Morning icebreakers, trivia contests, made up holidays, creating dream boards, organizing a ping pong tournament -- all of these activities can be fun and inclusive for every one of your employees.
Keep in mind, these team building activities should never be mandatory and where possible, give your team the opportunity to pick the activity.
Short, brief, inclusive fun breaks make the workday much more enjoyable and will energize your team.
8. Give positive feedback eagerly and immediately
It’s too easy to get into the habit of providing feedback of a critical or negative nature, which can really wear people down. This is especially true if positive feedback almost never happens.
Everyone enjoys a little recognition, and it can go a really long way.
Start by recognizing people privately (not everyone enjoys being the center of attention). A note or verbal appreciation may be just the motivation needed.
Public shoutouts are also great! Mention it in your group chat, on social media or maybe start an employee recognition program.
9. Nurture and educate your employees
The best companies nurture and educate their employees to become their best selves.
Most people want to be able to build on their skill set and knowledge base, especially if this presents an opportunity for career growth.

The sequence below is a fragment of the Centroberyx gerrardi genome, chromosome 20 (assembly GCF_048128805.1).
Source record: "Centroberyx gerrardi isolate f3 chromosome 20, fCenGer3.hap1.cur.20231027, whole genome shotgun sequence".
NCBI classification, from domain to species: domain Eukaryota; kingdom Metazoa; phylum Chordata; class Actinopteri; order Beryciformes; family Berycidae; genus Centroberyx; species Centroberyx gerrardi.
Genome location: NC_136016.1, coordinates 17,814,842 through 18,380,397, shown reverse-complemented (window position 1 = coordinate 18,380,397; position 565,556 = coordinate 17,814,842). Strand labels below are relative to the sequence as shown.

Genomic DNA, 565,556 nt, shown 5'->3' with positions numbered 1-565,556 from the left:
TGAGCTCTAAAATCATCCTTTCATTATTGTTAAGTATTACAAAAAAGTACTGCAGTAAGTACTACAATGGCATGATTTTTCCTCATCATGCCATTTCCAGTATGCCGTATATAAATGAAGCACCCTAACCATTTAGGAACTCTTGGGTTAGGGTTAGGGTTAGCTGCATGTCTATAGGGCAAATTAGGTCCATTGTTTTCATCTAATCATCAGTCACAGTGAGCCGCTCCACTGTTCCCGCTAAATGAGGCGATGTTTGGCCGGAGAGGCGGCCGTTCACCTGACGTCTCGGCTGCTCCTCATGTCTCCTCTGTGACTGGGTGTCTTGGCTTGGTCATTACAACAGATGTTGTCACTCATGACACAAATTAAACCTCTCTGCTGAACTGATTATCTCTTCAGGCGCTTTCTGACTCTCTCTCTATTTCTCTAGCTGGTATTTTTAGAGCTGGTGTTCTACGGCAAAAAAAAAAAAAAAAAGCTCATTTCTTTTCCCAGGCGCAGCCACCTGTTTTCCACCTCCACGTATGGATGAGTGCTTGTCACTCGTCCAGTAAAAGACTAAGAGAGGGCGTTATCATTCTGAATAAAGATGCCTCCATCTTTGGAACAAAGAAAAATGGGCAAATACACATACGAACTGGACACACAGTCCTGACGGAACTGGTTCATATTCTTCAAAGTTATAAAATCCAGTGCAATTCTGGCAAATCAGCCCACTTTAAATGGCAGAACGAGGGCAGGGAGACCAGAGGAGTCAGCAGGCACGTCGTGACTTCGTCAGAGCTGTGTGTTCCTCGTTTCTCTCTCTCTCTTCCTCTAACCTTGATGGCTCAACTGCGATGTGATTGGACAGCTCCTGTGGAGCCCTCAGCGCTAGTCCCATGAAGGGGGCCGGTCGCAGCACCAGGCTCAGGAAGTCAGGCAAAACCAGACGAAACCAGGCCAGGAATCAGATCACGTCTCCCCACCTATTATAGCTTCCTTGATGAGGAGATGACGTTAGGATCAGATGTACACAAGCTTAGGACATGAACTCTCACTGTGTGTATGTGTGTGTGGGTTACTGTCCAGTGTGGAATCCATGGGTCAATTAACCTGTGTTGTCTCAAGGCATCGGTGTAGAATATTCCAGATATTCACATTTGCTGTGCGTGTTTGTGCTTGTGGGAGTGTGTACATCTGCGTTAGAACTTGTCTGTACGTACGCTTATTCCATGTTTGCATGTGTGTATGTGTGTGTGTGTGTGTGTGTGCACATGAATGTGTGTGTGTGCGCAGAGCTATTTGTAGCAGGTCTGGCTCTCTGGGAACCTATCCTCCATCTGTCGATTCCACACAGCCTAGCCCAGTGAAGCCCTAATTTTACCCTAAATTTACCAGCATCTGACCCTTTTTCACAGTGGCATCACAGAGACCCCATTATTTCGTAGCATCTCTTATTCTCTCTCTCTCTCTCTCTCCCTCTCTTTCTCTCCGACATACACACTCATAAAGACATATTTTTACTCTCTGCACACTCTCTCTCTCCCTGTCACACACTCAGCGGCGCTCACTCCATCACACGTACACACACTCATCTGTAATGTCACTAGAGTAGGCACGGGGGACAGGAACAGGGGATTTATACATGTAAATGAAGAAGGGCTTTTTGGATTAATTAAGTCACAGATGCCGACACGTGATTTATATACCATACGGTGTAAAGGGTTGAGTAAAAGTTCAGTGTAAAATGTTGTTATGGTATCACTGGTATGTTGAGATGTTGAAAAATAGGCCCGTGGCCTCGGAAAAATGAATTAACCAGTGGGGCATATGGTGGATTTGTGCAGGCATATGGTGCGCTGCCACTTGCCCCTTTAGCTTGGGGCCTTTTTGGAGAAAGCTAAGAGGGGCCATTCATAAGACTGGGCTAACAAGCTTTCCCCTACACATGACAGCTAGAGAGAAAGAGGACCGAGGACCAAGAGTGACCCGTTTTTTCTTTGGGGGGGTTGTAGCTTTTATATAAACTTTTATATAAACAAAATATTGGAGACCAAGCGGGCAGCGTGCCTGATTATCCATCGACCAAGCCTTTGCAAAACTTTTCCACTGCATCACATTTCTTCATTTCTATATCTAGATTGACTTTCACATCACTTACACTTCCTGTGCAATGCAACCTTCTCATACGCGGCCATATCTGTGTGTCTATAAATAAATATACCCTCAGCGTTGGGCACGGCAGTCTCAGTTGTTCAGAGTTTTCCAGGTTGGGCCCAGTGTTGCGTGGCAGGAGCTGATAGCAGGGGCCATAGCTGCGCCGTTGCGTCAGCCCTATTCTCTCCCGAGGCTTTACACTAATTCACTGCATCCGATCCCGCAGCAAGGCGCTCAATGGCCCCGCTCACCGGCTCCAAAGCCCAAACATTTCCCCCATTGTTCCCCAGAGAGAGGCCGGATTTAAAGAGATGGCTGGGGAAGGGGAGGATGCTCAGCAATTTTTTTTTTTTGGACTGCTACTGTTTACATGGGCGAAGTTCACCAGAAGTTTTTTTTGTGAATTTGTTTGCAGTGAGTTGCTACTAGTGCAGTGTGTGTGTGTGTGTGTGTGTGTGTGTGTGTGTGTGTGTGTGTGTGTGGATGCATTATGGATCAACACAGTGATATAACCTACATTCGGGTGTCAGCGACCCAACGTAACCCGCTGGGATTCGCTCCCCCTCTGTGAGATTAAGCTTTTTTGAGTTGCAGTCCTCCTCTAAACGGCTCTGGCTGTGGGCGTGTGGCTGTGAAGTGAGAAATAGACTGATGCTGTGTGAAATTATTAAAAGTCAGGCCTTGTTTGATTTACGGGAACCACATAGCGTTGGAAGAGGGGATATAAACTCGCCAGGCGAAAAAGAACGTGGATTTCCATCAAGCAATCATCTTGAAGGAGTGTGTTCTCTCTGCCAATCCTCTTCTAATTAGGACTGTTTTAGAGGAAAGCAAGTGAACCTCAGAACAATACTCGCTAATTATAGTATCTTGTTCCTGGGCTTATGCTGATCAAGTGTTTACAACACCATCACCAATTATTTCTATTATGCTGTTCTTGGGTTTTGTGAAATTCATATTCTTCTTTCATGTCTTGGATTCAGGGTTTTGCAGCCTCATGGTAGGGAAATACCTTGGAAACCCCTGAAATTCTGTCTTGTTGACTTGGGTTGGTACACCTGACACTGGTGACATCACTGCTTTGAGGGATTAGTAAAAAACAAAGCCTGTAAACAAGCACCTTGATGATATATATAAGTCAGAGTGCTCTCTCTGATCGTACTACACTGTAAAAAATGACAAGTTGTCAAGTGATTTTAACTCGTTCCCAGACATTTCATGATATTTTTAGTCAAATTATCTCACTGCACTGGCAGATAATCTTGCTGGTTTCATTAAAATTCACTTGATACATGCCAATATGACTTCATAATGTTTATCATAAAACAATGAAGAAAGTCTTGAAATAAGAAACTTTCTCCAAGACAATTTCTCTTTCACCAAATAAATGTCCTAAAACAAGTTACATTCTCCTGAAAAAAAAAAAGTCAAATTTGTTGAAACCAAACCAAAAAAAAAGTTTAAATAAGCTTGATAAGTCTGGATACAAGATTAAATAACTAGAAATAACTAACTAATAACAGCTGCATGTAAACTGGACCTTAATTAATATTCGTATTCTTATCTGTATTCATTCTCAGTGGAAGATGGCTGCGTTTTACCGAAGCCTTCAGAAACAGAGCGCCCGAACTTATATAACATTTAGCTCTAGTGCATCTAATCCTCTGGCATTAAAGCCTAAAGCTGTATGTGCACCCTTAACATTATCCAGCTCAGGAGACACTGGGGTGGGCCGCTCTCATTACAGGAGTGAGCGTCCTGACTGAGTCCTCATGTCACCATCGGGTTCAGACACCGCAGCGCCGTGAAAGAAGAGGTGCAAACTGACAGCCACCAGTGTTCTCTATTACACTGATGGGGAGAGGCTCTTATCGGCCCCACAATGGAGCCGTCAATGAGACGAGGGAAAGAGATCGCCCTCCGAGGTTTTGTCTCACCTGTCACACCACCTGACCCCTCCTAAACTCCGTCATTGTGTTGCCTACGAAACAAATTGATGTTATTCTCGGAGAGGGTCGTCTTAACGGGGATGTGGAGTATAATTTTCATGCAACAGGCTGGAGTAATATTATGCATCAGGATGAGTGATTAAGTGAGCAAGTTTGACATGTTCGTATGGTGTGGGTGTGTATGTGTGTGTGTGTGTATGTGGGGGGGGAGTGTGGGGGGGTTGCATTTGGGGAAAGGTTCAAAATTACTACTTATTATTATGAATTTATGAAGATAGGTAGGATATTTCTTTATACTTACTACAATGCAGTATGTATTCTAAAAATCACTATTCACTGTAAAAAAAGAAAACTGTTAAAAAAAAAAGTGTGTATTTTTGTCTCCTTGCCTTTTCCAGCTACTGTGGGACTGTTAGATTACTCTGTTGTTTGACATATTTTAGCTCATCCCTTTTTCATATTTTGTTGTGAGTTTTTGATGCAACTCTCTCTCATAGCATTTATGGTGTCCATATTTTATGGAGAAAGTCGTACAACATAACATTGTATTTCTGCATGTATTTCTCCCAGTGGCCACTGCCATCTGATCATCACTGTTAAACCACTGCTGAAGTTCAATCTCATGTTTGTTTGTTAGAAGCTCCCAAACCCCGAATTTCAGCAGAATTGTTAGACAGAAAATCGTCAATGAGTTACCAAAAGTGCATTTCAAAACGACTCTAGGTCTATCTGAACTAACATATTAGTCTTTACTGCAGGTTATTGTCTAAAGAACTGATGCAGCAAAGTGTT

As a small business owner, it’s important to provide these opportunities even if it means risking an employee leaving once they’ve outgrown your business.
Ultimately, building a work environment that nurtures and educates employees will help retain staff, as well as attract a caliber of employee that wants to succeed.
10. Find time to become a student yourself
When was the last time you took a course or attended a workshop? Or, when was the last time an employee taught you something?
Part of fostering an environment of learning and growth is leading by example and putting yourself in the student mindset.
This will not only inspire your team to do the same, but also personally benefit your growth as a leader and small business owner.
Schedule some time for your own learning.
We hope you take on the challenge of creating a business where people want to come to work.
Add any 1 of these 10 strategies into the recipe and you will be well on your way to creating the best place to work.
*Full transparency: this blog was written with input from Laura Hutt, Creator of Women in Steel Toes and Shawn Hill, Community Marketing Manager at NiceJob.